SPTechCon: Joshua Haebets on ‘Accommodating the Mobile Workforce with SharePoint 2010’

Sharing its dedicated URL on Friday morning at SPTechCon, Joshua Haebets pointed out at the beginning of his Accommodating the Mobile Workforce with SharePoint 2010 session that his presentation would be "broadcasting online, using Windows Live to broadcast, so anyone, anywhere can watch it online."  Joshua explained that the live broadcast of the presentation was made possible via the Office Web Apps, which allow users to view and edit Excel, Word, PowerPoint, and OneNote documents directly in the browser, noting that "If someone has a license for Office, they have a license for Office Web Apps. 

Joshua said, and later demonstrated, that the Office Web Apps integrate tightly with SharePoint.  Addressing the topic of document compatibility, Joshua said that almost all file types are present and accounted for, but the few unsupported exceptions include: IBM protected documents, spreadsheets that depend on DDE, and view-only support for documents with tracked changes.

Joshua then provided a brief overview of the architecture behind viewing and editing each type of Office Web App's documents in SharePoint, including a mention of the autosave feature, noting that "There is no Save button in Office Web Apps."  Joshua pointed out a few things to consider:  "Where are the services going to run?"; "Will document libraries default to Office Web Apps?"; and "How will you publish PowerPoint broadcasts to the Internet?"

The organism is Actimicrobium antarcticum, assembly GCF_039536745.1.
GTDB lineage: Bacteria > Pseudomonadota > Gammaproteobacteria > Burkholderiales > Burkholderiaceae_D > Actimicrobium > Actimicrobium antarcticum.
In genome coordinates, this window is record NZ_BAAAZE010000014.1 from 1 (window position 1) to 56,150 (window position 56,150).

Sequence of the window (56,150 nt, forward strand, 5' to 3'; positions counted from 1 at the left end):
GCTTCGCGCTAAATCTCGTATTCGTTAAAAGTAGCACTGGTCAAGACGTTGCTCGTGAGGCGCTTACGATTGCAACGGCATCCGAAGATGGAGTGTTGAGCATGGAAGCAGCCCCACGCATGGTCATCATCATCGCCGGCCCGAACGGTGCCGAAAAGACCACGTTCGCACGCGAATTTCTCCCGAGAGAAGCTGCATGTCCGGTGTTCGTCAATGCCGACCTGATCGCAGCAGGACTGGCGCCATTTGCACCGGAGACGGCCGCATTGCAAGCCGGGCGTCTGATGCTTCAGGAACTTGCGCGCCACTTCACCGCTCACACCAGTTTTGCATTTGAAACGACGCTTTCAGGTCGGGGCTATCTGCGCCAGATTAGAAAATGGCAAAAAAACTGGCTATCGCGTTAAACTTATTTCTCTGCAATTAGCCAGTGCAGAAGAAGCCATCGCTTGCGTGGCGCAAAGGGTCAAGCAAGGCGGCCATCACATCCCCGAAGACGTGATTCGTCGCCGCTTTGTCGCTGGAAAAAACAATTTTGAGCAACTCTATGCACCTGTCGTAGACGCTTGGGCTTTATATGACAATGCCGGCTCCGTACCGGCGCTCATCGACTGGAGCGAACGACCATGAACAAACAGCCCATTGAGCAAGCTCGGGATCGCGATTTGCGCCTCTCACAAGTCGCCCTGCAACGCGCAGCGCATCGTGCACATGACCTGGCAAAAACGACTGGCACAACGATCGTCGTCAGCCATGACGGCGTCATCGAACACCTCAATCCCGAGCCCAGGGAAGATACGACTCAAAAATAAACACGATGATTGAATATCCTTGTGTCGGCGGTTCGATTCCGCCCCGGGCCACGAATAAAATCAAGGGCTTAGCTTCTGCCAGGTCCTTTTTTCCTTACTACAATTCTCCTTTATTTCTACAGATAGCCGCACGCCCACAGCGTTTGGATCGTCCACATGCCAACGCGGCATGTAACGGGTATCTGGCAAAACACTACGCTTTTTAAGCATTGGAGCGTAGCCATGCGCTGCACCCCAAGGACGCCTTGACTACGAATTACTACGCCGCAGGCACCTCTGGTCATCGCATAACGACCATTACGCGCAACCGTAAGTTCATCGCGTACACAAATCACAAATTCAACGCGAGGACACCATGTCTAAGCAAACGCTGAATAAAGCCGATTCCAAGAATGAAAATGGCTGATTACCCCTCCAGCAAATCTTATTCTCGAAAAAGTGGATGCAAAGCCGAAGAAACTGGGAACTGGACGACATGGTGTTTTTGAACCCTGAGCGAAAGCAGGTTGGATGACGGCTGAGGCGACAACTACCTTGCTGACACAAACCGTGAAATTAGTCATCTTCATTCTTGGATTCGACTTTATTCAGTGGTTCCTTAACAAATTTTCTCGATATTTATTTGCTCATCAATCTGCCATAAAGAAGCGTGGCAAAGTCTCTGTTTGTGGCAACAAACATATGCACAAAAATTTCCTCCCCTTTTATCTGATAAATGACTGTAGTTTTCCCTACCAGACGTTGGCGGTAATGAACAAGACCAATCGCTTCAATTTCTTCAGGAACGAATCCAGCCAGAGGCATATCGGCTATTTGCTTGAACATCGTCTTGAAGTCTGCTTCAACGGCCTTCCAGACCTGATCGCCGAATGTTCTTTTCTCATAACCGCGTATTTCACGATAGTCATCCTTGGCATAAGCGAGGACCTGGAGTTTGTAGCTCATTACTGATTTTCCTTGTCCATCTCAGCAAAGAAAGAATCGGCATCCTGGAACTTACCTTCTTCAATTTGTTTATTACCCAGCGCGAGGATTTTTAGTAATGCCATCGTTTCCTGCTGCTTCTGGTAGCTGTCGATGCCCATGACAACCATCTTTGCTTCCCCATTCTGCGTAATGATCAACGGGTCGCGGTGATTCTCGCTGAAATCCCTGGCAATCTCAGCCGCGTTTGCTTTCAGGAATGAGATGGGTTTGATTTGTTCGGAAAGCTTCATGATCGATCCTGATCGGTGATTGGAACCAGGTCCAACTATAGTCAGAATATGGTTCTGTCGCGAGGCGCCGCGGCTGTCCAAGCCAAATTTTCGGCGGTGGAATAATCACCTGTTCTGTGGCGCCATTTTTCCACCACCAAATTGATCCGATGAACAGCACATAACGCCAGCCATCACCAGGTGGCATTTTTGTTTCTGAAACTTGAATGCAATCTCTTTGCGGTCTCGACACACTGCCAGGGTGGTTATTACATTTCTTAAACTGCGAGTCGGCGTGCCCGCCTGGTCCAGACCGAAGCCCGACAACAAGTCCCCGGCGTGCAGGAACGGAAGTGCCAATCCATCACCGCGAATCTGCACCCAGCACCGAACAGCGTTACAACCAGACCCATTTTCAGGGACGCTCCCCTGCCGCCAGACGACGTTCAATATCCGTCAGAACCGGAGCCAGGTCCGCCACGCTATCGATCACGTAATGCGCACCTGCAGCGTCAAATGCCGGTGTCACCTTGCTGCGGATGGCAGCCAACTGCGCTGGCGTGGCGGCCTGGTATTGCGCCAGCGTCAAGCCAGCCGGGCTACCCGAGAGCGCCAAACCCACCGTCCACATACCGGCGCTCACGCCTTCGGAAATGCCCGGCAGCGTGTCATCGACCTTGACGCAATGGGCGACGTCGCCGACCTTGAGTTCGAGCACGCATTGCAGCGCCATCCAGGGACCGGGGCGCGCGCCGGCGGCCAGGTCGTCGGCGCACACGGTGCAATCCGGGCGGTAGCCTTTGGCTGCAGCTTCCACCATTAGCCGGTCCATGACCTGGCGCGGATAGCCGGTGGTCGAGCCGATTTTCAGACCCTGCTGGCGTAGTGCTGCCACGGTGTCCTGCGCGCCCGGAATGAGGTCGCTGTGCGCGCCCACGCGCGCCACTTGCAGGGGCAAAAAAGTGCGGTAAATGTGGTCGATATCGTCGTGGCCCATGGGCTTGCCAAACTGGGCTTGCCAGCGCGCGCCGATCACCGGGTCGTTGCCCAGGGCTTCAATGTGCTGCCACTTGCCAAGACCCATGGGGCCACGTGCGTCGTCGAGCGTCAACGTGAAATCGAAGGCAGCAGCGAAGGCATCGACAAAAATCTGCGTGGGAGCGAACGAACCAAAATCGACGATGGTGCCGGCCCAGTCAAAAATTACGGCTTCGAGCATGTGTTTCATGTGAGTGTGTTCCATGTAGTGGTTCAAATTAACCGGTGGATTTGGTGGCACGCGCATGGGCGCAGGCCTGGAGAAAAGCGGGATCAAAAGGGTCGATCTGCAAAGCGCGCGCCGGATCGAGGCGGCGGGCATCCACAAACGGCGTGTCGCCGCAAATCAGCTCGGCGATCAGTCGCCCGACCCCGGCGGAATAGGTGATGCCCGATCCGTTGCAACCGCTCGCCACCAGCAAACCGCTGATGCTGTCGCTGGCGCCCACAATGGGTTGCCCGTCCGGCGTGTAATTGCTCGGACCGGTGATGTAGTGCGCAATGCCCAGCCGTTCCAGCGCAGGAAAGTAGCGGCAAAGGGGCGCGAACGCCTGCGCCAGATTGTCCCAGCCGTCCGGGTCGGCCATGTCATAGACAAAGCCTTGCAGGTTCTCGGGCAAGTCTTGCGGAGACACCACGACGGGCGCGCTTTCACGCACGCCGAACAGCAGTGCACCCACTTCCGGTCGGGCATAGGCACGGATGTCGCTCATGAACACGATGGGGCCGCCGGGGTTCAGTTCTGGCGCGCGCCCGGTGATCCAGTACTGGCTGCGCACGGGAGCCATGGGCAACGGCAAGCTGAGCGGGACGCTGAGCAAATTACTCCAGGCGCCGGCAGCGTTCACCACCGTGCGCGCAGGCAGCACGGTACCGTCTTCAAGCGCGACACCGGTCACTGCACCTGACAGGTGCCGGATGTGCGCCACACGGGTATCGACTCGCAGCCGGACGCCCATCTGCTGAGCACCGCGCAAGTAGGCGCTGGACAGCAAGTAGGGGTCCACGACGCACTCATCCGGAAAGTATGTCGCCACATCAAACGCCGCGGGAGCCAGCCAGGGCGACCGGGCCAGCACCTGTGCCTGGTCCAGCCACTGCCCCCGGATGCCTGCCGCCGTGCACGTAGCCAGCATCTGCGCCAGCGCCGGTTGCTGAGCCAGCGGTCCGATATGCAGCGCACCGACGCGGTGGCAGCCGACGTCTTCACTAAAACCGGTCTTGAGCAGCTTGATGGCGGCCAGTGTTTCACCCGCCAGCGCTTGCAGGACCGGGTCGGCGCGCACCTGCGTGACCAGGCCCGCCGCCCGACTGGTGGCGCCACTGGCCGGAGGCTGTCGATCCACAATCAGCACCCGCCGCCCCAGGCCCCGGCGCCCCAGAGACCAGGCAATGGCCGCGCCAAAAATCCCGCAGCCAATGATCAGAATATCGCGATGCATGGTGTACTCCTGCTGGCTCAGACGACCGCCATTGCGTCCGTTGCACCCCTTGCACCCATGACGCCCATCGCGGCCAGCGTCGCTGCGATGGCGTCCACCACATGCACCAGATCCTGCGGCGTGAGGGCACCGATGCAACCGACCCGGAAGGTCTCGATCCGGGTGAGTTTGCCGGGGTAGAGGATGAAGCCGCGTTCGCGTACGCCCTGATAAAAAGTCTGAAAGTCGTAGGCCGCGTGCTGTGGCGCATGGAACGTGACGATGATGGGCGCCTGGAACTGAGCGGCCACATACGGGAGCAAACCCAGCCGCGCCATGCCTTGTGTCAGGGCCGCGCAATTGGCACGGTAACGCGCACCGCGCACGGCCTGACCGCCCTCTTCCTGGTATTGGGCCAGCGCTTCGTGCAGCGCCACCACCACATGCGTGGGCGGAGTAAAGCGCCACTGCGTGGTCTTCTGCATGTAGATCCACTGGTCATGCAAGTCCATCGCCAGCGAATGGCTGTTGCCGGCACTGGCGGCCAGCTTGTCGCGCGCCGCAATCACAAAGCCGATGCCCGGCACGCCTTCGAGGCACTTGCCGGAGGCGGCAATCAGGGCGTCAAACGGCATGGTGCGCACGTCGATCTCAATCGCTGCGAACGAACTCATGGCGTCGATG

Joshua explained that Office Web Apps are turned on at the site collection-level, and that the settings include the option to choose to Open Documents in Client Applications by Default.  As well, Joshua said that co-authoring is available in the Excel and OneNote Office Web Apps, and that Office Web Apps are supported on: IE 7 & 8, Firefox 3.5, Safari 4, and that "Service Pack 1 will introduce Chrome."

Shifting into demo mode, Joshua demonstrated the editing, co-authoring, and autosaving of a OneNote document which he had opened from SharePoint.  He then provided a similar demo with Word, showing and telling that you can only co-author in the client (as with PowerPoint), and not in the Office Web Apps.  With his Excel demo, Joshua pointed out the Where's the Save Button? button in the Ribbon, and the corresponding help file which explains the autosave feature.  Joshua also provided a short PowerPoint demo, viewing and editing a document, and explained that you can use the Office Web Apps on mobile devices, at Internet kiosks, etc.

Moving on to address SharePoint Workspace (formerly Groove), Joshua pointed out that it's available as part of the Office 2010 Professional edition.  Explaining that "It's the client for SharePoint," allowing for the "offlining" of documents which reside in SharePoint, Workspace connects to SharePoint "the same way your users do" (i.e., respecting your firewall), and that "You can drag and drop a file into Workspace and it will be uploaded into your SharePoint site."  Joshua also said that when you're online and "a change is made to a document in SharePoint Workspace, only the change is sent back up the pipe, not the entire document."